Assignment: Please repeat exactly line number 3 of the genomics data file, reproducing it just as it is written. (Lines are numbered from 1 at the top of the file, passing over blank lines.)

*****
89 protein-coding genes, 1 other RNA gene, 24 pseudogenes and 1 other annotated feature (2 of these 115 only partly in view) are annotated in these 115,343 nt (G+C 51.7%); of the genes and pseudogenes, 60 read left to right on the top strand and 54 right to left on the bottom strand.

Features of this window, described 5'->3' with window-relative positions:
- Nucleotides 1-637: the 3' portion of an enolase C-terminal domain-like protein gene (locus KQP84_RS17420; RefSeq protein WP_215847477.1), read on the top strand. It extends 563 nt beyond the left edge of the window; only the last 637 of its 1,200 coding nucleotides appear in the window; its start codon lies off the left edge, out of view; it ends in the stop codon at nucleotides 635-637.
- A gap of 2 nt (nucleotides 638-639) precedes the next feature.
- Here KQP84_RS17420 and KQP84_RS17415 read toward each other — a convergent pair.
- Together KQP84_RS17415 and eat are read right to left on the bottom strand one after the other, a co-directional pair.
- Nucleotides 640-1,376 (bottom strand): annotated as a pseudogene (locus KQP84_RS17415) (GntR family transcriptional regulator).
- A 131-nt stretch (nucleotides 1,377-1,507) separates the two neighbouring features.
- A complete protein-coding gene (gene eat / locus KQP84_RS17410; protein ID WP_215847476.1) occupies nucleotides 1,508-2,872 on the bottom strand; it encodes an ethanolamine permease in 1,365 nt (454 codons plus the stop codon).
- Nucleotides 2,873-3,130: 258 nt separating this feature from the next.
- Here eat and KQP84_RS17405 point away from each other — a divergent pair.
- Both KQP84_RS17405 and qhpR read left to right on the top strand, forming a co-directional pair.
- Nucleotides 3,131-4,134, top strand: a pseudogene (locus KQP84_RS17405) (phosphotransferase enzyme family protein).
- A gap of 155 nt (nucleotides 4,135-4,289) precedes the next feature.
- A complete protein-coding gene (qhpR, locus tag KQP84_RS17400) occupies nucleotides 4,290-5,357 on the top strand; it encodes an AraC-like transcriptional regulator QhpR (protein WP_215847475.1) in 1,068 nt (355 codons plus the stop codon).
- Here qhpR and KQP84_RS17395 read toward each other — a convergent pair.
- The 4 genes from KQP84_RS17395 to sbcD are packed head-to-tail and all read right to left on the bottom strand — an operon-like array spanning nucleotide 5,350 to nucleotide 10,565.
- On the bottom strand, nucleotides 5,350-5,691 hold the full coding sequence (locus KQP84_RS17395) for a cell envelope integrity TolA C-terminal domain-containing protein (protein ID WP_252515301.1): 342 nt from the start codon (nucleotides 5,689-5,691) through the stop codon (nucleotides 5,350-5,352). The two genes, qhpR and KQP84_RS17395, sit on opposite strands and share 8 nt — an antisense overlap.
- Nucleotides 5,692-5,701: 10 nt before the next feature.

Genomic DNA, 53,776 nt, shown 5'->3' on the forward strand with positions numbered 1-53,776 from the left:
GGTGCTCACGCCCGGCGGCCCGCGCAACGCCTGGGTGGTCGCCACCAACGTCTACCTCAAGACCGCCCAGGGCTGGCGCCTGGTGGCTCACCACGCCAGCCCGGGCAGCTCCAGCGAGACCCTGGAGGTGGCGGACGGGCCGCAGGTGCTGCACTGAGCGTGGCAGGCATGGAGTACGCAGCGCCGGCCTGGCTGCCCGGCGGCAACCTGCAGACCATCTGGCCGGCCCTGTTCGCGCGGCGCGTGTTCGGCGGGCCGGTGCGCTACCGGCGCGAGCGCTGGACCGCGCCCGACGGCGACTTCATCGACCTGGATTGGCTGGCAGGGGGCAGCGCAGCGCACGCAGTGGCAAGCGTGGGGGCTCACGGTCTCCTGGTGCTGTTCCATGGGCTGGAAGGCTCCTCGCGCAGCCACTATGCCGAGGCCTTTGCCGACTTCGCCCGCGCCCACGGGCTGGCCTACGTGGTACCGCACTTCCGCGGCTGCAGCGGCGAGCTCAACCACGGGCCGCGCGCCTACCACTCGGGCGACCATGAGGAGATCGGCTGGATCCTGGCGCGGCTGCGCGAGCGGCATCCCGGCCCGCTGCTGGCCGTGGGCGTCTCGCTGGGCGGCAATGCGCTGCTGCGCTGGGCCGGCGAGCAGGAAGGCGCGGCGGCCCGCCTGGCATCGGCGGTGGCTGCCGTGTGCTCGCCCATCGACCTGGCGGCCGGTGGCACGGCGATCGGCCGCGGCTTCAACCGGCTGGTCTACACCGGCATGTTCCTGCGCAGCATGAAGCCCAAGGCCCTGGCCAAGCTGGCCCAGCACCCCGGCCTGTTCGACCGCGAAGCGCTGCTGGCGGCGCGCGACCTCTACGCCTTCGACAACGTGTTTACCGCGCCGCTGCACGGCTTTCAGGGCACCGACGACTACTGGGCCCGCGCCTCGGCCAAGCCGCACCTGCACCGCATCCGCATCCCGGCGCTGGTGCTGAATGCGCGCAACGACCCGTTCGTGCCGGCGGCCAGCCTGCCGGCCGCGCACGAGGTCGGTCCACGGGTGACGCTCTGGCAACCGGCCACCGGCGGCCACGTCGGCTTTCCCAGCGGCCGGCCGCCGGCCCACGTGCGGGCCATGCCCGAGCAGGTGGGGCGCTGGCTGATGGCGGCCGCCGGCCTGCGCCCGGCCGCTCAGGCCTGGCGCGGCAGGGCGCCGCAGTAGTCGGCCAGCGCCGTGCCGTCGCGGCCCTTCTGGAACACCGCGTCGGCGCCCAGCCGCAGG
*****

- Nucleotides 1-637: the 3' portion of an enolase C-terminal domain-like protein gene (locus KQP84_RS17420; RefSeq protein WP_215847477.1), read on the top strand. It extends 563 nt beyond the left edge of the window; only the last 637 of its 1,200 coding nucleotides appear in the window; its start codon lies off the left edge, out of view; it ends in the stop codon at nucleotides 635-637.